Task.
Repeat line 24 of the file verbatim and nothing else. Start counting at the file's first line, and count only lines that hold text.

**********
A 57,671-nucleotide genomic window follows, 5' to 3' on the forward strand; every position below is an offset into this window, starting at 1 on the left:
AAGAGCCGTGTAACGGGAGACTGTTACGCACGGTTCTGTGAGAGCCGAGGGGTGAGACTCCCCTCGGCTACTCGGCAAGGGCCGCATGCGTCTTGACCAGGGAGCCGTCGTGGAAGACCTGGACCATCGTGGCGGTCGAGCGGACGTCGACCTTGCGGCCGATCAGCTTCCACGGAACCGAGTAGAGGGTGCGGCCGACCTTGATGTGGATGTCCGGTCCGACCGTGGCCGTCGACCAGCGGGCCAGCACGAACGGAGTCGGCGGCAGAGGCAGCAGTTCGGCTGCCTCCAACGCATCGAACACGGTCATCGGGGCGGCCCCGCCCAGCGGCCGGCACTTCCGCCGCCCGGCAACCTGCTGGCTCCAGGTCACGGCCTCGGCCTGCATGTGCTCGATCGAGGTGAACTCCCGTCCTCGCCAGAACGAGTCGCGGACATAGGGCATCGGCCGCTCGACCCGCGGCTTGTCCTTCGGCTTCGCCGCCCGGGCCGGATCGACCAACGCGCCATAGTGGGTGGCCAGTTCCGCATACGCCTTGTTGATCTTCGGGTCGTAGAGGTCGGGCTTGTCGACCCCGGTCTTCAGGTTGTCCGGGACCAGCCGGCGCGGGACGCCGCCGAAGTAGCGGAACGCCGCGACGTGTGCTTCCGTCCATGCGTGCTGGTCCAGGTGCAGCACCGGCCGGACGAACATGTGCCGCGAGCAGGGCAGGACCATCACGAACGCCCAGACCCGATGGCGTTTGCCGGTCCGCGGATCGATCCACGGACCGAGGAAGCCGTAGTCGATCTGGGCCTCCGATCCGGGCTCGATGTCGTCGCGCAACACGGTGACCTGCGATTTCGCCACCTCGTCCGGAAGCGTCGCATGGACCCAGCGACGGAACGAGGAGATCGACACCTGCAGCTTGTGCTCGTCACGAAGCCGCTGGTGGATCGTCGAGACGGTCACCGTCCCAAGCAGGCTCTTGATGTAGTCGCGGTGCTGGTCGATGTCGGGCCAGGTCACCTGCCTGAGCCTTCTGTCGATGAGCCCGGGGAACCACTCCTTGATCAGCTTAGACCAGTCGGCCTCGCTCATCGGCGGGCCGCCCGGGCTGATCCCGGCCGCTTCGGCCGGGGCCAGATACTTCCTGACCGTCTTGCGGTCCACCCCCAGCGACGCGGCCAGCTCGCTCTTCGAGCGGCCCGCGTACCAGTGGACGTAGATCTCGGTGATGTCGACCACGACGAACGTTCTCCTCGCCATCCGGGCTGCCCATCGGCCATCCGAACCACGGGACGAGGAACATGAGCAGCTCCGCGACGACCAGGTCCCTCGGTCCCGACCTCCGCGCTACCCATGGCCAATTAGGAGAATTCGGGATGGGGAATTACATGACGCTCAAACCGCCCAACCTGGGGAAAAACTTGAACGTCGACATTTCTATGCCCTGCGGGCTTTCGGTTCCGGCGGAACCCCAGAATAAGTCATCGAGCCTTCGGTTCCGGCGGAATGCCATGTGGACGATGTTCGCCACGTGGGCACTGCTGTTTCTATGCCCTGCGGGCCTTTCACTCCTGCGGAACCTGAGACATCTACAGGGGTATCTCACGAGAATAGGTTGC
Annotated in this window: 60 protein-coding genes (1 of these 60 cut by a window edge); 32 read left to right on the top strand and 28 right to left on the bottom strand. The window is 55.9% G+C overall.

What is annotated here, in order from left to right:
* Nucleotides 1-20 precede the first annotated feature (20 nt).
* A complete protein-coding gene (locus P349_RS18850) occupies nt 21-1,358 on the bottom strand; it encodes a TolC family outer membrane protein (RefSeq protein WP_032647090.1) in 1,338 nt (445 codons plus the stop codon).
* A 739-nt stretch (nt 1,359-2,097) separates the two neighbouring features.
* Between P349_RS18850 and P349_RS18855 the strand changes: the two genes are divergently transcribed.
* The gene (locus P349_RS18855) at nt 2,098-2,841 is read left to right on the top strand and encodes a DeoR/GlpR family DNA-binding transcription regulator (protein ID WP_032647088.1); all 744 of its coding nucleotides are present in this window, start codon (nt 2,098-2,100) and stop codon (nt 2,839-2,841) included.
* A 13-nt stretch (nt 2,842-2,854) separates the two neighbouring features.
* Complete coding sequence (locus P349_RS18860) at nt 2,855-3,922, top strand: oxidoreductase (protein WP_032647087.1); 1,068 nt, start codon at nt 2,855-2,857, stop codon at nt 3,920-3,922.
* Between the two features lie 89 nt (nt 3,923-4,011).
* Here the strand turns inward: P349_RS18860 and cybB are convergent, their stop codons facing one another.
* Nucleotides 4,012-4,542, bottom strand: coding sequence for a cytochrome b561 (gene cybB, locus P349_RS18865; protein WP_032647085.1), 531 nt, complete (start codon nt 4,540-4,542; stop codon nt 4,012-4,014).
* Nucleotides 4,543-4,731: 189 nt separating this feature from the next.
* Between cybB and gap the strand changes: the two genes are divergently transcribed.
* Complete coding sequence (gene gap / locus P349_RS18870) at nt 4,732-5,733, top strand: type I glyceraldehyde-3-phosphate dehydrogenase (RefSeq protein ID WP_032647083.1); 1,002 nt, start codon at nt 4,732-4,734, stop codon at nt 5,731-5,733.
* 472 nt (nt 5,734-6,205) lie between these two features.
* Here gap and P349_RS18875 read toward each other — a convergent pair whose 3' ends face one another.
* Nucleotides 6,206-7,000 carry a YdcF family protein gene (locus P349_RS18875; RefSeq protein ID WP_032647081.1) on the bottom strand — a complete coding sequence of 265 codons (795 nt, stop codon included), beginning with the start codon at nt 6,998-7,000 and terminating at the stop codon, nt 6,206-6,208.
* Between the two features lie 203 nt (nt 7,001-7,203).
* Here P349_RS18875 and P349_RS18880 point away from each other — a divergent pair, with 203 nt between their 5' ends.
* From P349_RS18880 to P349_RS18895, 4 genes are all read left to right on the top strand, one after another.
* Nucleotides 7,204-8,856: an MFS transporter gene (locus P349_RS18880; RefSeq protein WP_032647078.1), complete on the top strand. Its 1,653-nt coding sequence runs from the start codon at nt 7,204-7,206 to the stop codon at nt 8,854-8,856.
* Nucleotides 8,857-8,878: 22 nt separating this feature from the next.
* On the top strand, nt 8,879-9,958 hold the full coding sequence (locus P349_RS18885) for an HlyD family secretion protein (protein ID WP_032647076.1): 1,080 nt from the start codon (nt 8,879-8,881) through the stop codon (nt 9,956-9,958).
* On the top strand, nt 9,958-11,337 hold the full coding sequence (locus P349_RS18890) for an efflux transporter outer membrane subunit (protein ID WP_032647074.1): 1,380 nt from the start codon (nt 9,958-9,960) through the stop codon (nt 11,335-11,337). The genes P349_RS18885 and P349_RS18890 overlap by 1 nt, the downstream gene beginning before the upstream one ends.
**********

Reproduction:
* Nucleotides 7,204-8,856: an MFS transporter gene (locus P349_RS18880; RefSeq protein WP_032647078.1), complete on the top strand. Its 1,653-nt coding sequence runs from the start codon at nt 7,204-7,206 to the stop codon at nt 8,854-8,856.